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Le Corbusier

"Architecture is a magnificent interplay in light of forms intelligently and correctly assembled." Le Corbusier [3:35] Le Corbusier is no more. Here in his former studio, his life's work is assembled. He made no concession at the outset of his career and was frustrated during the war years. So Le Corbusier waited until he was almost sixty to realize the important conception which he had evolved in his youth. [4:40] In numerous books and articles, he repeatedly expressed his tastes and believes. And he had made his point so firmly that, up to the moment of his death in 1965 when he was almost 80, Le Corbusier remained the center of heated controversies. [5:30] He was born in Switzerland in 1887, the year when the Eiffel Tower was built, under the name of Charles-Edouard Jeanneret. His first experience of art was decoration. He found no satisfaction in that and looked to other fields for discoveries. The mosques of Turkey first taught him to understand the molding of interior space. He spent three weeks on the Acropolis studying its proportions. He was never to forget. [6:18] In 1917, he settled in Paris. Reacting against Cubism, which seemed to him too decorative, Le Corbusier created with the painter Ozenfant the style known as "Pursim." [6:40] He was fascinated by the research of those artists and architects who were liberating space. He was not yet producing work of his own, but he knew how to look. [6:52] He was convinced and then set about convincing others. He founded a review called L'Esprit Nouveau, The New Sprit. [7:05] He had found a new enthusiasm. He gave himself a new name ­ Le Corbusier, [7:18] "The Architect" [7:13] He was fascinated by his own time and its new technical possibilities. He wrote "to want to fly like a bird was to misconceive the problem. The right way to go about it was to invent a flying machine without thinking about anything except pure mechanics." [7:56] "Let shut our eyes to everything else and face the problem of designing a machine to live in." And he came up with a solution of making building out of a series of standardized elements which could be combined in different ways. The basis was the concrete framework. Interior walls which had no supporting function could then be placed at will while doors, windows, plazas were all prefabricated could be equally freely disposed. It was the foretaste of modern production methods. But how would Le Corbusier's ideas received by society? [8:30] In 1925, despise opposition, he used these methods in building fifty-one small houses near Bordeaux, but their unfamiliar look caused the occupants to alter them. Le Corbusier's only comment was "life is always right." [8:51] From that time on, untreated concrete became the hallmark of his architecture.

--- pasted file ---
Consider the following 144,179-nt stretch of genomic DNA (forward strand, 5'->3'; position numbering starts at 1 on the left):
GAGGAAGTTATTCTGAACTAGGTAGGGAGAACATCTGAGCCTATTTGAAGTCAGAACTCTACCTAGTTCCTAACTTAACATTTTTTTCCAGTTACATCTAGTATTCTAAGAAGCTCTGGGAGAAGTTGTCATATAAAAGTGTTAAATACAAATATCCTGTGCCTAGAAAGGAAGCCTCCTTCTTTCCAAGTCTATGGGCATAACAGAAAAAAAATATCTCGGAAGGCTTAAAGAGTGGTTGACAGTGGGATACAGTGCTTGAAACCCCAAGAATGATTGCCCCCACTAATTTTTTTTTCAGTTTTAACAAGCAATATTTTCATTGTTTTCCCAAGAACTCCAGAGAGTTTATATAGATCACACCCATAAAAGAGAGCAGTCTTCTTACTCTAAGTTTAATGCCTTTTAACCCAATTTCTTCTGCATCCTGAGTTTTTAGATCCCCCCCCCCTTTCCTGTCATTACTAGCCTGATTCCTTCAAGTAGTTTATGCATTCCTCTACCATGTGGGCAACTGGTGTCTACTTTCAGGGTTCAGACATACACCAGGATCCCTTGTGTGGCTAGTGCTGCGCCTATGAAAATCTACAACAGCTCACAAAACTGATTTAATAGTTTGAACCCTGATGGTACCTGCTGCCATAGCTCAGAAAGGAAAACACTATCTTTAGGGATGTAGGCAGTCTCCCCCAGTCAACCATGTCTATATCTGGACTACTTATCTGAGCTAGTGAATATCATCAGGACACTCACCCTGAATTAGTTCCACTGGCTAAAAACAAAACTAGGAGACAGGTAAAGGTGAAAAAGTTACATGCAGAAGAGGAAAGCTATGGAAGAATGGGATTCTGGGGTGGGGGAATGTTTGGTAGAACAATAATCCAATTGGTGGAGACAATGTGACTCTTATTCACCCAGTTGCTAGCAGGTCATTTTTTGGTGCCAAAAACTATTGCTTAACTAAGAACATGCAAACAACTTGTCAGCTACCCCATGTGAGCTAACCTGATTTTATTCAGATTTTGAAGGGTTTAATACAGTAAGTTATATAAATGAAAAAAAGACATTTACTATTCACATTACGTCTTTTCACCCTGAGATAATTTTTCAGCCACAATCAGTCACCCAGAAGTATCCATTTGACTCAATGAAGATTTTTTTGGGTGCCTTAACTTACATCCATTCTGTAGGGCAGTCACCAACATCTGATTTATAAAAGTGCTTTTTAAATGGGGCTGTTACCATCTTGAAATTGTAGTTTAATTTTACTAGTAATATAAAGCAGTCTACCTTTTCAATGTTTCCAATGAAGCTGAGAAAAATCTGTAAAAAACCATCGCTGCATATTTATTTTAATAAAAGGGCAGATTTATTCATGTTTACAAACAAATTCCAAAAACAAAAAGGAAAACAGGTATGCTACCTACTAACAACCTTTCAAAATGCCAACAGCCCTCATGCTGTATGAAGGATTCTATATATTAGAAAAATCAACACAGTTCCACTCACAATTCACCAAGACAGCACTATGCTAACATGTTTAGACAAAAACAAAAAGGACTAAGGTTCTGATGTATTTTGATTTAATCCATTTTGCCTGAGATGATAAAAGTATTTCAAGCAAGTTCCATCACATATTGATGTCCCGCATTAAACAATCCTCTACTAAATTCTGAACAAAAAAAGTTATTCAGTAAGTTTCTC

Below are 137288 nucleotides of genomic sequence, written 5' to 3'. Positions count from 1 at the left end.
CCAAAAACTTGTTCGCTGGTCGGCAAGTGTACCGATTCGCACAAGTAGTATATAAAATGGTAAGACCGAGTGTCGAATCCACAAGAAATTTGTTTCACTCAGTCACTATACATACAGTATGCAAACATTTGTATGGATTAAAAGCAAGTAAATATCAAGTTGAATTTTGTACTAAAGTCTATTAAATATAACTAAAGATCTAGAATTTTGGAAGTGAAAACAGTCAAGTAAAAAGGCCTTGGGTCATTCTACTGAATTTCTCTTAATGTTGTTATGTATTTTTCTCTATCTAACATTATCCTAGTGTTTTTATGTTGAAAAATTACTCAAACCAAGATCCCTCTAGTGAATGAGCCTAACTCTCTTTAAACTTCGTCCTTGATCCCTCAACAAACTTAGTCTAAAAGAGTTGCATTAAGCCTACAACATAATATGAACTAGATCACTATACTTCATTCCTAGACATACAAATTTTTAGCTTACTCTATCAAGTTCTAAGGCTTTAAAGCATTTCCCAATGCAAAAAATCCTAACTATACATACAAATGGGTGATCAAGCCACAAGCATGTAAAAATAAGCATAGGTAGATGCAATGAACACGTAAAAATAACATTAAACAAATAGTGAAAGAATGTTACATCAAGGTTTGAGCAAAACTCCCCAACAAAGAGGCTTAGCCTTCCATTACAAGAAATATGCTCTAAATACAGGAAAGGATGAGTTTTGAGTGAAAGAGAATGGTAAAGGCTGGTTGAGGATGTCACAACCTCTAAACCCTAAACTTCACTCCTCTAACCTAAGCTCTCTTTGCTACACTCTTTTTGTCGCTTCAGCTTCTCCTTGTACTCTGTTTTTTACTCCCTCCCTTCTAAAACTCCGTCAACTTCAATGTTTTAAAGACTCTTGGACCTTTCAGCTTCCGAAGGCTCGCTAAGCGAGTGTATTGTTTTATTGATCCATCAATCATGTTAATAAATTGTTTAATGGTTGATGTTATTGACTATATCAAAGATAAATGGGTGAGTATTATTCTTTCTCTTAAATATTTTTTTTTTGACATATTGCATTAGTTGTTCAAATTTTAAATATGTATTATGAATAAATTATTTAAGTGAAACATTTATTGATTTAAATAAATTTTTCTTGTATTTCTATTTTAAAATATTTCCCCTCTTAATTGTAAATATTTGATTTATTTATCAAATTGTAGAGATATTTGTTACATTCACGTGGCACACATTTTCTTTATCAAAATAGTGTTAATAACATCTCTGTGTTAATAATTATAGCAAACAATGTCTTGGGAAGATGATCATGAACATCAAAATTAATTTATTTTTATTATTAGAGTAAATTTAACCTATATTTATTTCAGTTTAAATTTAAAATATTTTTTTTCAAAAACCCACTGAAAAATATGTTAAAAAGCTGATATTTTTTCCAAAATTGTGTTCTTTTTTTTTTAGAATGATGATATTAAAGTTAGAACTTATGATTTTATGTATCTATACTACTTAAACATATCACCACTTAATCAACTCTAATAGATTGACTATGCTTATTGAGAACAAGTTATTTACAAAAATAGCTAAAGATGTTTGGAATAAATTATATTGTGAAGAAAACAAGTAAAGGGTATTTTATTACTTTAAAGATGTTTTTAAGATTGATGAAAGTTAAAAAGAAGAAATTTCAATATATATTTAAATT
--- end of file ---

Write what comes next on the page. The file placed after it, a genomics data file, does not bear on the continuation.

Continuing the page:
[9:36] There is no mistake he made overthrow of classical aesthetic principles, but the new plastic language simply grew out of new technical possibilities. [9:54] Building on piles (Pilotis). [10:16] Free facades. Swiss student dormitory, Paris University. [10:36] Architectural promenade. Salvation Army hostel, Paris. Constructed: 1929-1931. [11:07] Free plan. Brazilian student dormitory, Paris University. Constructed: 1957-1959. [11:30] Sun breakers. [11:49] Roof terrace. Marseille apartment block. Constructed 1947-1952. [12:20] The Purist expression of Le Corbusier's theories, his most enjoyable architectural promenade, is the Villa Savoye, Poissy, in a suburb of Paris, built in 1929. [16:20] Today the Villa Savoye is one of France's historic monuments. [16:50] On the other side of the world in India and towards the end of his life in 1954, Le Corbusier gave a brilliant illustration of his theory of his sun breakers in the Mill Owner's building at Ahmedabad, completed in 1956. [18:21] The Shodan House at Ahmedabad, a stunning complex of interlocking volumes beneath the parasol roof, offers variations in the use of sun breakers. [20:36] Another example of open structure, the Sarabhai House at Ahmedabad also completed in 1956. [21:35] In a Park in Zurich stands the Heidi Weber Museum ­ striking polychromatic structure which was Le Corbusier's last work. [22:04] "A Sociologist" [22:17] For Le Corbusier, a house, no matter how beautiful, had little significance in itself. What counted for him was the interrelationship between the dwelling, its useful work, and its possibilities for leisure. [22:34] He was concerned with urbanized man, freedom for the individual. That is to say spaces, sunlight, and open space for each and all of us. [22:55] In 1942, he invented a scale of measurement based on human proportions ­ the "Modulor." He had previously written "primitive man used to measure by the length of his face, his forearm, or his thumb." Le Corbusier decided to base all his architectural calculations on the requirements of a six-foot man. [24:53] At the age of sixty, in 1947, he undertook his first great work ­ the apartment block in Marseille. Each apartment is designed on two levels. They all look out on two directions ­ east and west. Light is everywhere. A balcony gives each apartment an extension outside. It also gives shade in summer but lets in light in winter when the sun is on its lowest course. [25:45] But when this building was completed a suit was brought against Le Corbusier for defiling the landscape.